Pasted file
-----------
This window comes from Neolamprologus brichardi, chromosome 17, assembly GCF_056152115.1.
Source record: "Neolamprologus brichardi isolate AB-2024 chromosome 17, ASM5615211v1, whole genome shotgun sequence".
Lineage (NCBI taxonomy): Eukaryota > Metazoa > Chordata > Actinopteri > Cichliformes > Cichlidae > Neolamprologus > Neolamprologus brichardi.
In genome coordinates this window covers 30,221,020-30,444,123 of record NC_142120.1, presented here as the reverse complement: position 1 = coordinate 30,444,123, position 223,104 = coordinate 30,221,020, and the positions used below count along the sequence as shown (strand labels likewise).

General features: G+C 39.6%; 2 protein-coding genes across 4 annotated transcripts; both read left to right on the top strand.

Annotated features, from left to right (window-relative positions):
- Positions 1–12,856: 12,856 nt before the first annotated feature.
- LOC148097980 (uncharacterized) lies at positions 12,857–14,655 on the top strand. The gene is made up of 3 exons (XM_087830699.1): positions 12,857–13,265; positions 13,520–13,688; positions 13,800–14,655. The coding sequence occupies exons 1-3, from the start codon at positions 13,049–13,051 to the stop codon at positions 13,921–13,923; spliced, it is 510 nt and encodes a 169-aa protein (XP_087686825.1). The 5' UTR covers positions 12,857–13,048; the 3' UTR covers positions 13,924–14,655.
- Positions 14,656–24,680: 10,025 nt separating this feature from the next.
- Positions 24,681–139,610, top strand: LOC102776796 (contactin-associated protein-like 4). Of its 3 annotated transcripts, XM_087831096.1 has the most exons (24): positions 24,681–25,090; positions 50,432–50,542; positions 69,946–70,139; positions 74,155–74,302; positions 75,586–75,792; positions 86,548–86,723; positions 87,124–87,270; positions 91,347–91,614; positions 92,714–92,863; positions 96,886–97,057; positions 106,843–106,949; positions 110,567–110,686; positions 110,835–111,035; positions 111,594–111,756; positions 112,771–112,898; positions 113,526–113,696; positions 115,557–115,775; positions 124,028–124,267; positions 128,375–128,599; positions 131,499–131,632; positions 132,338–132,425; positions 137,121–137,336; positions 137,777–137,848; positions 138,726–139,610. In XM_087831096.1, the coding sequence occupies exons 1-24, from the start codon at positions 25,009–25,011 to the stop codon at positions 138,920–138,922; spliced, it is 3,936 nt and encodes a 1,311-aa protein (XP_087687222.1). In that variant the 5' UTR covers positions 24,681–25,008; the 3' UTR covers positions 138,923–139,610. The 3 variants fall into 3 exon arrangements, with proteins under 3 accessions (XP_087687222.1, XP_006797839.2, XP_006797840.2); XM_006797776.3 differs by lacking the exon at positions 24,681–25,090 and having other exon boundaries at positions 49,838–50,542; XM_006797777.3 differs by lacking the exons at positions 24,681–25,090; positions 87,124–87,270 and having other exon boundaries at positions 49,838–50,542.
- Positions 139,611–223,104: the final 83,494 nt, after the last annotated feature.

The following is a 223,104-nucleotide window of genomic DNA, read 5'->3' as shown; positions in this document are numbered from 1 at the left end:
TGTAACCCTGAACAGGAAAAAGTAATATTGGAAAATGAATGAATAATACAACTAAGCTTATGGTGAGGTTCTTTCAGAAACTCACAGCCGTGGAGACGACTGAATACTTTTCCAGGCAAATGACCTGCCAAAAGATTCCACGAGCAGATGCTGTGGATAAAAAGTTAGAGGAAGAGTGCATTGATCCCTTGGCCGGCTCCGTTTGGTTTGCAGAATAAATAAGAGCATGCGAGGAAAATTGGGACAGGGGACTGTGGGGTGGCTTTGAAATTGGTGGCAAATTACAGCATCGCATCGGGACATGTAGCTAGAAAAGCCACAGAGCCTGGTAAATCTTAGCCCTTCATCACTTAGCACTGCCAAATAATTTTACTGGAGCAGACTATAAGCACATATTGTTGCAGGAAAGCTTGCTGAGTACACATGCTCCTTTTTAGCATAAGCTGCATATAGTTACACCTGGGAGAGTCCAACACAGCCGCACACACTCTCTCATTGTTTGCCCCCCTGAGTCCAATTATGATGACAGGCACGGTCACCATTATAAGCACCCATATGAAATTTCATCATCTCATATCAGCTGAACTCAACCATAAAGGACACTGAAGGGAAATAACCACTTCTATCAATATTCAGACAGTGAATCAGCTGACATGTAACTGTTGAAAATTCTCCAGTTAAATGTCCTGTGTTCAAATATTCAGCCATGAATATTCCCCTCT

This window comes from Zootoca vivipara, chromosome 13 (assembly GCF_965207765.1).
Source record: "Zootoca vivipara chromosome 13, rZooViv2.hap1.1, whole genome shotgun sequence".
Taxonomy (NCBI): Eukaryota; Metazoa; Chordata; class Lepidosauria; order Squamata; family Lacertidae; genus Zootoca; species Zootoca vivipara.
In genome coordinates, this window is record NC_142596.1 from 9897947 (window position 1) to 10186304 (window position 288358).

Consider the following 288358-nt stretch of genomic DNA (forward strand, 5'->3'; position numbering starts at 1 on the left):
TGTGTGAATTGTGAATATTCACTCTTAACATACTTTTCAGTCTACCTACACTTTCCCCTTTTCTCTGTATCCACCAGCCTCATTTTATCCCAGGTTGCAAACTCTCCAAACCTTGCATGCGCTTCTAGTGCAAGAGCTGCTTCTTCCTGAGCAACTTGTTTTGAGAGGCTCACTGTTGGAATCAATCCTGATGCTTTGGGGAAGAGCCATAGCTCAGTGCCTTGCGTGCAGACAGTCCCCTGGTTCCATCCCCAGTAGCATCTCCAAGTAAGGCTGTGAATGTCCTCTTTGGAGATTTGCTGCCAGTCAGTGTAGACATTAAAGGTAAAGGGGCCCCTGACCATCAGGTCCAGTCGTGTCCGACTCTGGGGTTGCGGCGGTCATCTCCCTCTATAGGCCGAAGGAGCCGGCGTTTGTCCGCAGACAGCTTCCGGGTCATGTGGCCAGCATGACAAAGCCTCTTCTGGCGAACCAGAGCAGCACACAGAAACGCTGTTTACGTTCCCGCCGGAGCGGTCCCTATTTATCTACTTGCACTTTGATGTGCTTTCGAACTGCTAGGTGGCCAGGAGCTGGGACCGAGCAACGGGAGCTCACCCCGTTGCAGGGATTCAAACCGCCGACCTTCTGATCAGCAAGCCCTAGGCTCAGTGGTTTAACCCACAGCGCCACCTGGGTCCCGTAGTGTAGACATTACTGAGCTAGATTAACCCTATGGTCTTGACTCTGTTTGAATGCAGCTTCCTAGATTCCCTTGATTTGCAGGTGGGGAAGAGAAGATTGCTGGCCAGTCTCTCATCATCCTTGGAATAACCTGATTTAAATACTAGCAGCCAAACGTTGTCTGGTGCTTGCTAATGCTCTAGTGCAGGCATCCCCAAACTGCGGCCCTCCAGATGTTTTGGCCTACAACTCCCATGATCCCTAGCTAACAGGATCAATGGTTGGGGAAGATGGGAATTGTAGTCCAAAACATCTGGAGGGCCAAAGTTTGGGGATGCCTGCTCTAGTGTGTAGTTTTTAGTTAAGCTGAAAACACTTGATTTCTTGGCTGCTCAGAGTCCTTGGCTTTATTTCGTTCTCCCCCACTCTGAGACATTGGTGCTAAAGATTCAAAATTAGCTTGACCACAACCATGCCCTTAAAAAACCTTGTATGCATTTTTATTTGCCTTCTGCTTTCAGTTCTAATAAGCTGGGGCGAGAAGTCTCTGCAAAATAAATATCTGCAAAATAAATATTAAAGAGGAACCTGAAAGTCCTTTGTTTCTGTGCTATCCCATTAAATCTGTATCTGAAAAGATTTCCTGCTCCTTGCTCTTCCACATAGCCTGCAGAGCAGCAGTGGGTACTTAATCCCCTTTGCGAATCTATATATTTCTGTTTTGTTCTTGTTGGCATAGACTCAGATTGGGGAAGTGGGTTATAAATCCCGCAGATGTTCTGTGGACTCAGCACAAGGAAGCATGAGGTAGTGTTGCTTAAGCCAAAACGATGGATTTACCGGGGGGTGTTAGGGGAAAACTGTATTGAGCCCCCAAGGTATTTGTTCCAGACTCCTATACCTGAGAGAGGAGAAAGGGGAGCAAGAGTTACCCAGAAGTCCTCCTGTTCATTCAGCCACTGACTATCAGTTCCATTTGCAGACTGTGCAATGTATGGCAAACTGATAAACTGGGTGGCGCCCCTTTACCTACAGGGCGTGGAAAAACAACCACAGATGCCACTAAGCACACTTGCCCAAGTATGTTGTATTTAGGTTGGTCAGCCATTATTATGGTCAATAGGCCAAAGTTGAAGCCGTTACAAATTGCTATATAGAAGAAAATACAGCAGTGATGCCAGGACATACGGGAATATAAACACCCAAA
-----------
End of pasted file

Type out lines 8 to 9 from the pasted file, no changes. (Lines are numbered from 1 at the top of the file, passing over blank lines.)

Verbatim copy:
- LOC148097980 (uncharacterized) lies at positions 12,857–14,655 on the top strand. The gene is made up of 3 exons (XM_087830699.1): positions 12,857–13,265; positions 13,520–13,688; positions 13,800–14,655. The coding sequence occupies exons 1-3, from the start codon at positions 13,049–13,051 to the stop codon at positions 13,921–13,923; spliced, it is 510 nt and encodes a 169-aa protein (XP_087686825.1). The 5' UTR covers positions 12,857–13,048; the 3' UTR covers positions 13,924–14,655.
- Positions 14,656–24,680: 10,025 nt separating this feature from the next.